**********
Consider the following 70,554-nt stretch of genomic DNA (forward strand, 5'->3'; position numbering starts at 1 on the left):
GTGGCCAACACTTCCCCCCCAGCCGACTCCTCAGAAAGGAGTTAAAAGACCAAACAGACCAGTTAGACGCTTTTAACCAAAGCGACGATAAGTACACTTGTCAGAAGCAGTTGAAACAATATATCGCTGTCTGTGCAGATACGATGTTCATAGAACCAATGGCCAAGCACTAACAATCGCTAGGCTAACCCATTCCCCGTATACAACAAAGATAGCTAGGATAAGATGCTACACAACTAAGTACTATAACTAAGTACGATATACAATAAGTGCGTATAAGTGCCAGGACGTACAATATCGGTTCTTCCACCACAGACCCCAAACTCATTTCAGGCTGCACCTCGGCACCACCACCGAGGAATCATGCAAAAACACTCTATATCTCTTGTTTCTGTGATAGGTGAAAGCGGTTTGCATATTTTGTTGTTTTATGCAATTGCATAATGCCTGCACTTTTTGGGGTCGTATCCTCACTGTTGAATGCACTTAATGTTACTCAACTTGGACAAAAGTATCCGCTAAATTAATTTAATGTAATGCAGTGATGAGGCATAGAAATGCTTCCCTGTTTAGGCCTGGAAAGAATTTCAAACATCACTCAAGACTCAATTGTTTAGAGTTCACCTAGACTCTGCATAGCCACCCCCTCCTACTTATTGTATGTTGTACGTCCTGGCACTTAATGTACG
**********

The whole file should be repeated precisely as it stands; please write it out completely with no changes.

Consider the following 70,554-nt stretch of genomic DNA (forward strand, 5'->3'; position numbering starts at 1 on the left):
GTGGCCAACACTTCCCCCCCAGCCGACTCCTCAGAAAGGAGTTAAAAGACCAAACAGACCAGTTAGACGCTTTTAACCAAAGCGACGATAAGTACACTTGTCAGAAGCAGTTGAAACAATATATCGCTGTCTGTGCAGATACGATGTTCATAGAACCAATGGCCAAGCACTAACAATCGCTAGGCTAACCCATTCCCCGTATACAACAAAGATAGCTAGGATAAGATGCTACACAACTAAGTACTATAACTAAGTACGATATACAATAAGTGCGTATAAGTGCCAGGACGTACAATATCGGTTCTTCCACCACAGACCCCAAACTCATTTCAGGCTGCACCTCGGCACCACCACCGAGGAATCATGCAAAAACACTCTATATCTCTTGTTTCTGTGATAGGTGAAAGCGGTTTGCATATTTTGTTGTTTTATGCAATTGCATAATGCCTGCACTTTTTGGGGTCGTATCCTCACTGTTGAATGCACTTAATGTTACTCAACTTGGACAAAAGTATCCGCTAAATTAATTTAATGTAATGCAGTGATGAGGCATAGAAATGCTTCCCTGTTTAGGCCTGGAAAGAATTTCAAACATCACTCAAGACTCAATTGTTTAGAGTTCACCTAGACTCTGCATAGCCACCCCCTCCTACTTATTGTATGTTGTACGTCCTGGCACTTAATGTACG